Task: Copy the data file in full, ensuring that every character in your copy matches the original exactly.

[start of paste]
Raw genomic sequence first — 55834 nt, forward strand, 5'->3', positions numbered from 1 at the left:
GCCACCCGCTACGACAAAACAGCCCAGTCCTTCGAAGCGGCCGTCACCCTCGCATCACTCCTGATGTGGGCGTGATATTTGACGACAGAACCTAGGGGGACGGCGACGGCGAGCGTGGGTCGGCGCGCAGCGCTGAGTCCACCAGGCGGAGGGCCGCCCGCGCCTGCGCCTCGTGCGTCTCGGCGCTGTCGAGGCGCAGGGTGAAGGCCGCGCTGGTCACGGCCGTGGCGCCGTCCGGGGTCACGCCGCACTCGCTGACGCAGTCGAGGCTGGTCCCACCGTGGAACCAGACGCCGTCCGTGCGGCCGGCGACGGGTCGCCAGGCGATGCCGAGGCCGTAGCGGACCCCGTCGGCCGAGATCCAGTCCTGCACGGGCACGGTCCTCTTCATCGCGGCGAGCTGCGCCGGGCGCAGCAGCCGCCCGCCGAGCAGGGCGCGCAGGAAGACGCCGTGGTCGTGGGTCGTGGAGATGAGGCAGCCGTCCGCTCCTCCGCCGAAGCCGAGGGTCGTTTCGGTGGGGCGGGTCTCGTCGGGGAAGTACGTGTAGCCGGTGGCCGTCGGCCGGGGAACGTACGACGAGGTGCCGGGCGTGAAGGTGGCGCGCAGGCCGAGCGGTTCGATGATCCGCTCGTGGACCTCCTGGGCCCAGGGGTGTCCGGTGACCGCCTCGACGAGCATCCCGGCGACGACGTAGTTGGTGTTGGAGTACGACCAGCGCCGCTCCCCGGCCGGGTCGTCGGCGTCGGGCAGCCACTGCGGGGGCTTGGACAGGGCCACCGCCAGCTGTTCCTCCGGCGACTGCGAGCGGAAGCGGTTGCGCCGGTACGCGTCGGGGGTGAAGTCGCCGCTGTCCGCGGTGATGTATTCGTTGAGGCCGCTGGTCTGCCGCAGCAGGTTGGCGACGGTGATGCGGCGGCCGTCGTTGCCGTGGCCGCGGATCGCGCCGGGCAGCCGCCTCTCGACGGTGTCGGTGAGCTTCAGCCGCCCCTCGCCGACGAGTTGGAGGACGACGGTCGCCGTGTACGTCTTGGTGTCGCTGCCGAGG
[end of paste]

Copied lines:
Raw genomic sequence first — 55834 nt, forward strand, 5'->3', positions numbered from 1 at the left:
GCCACCCGCTACGACAAAACAGCCCAGTCCTTCGAAGCGGCCGTCACCCTCGCATCACTCCTGATGTGGGCGTGATATTTGACGACAGAACCTAGGGGGACGGCGACGGCGAGCGTGGGTCGGCGCGCAGCGCTGAGTCCACCAGGCGGAGGGCCGCCCGCGCCTGCGCCTCGTGCGTCTCGGCGCTGTCGAGGCGCAGGGTGAAGGCCGCGCTGGTCACGGCCGTGGCGCCGTCCGGGGTCACGCCGCACTCGCTGACGCAGTCGAGGCTGGTCCCACCGTGGAACCAGACGCCGTCCGTGCGGCCGGCGACGGGTCGCCAGGCGATGCCGAGGCCGTAGCGGACCCCGTCGGCCGAGATCCAGTCCTGCACGGGCACGGTCCTCTTCATCGCGGCGAGCTGCGCCGGGCGCAGCAGCCGCCCGCCGAGCAGGGCGCGCAGGAAGACGCCGTGGTCGTGGGTCGTGGAGATGAGGCAGCCGTCCGCTCCTCCGCCGAAGCCGAGGGTCGTTTCGGTGGGGCGGGTCTCGTCGGGGAAGTACGTGTAGCCGGTGGCCGTCGGCCGGGGAACGTACGACGAGGTGCCGGGCGTGAAGGTGGCGCGCAGGCCGAGCGGTTCGATGATCCGCTCGTGGACCTCCTGGGCCCAGGGGTGTCCGGTGACCGCCTCGACGAGCATCCCGGCGACGACGTAGTTGGTGTTGGAGTACGACCAGCGCCGCTCCCCGGCCGGGTCGTCGGCGTCGGGCAGCCACTGCGGGGGCTTGGACAGGGCCACCGCCAGCTGTTCCTCCGGCGACTGCGAGCGGAAGCGGTTGCGCCGGTACGCGTCGGGGGTGAAGTCGCCGCTGTCCGCGGTGATGTATTCGTTGAGGCCGCTGGTCTGCCGCAGCAGGTTGGCGACGGTGATGCGGCGGCCGTCGTTGCCGTGGCCGCGGATCGCGCCGGGCAGCCGCCTCTCGACGGTGTCGGTGAGCTTCAGCCGCCCCTCGCCGACGAGTTGGAGGACGACGGTCGCCGTGTACGTCTTGGTGTCGCTGCCGAGG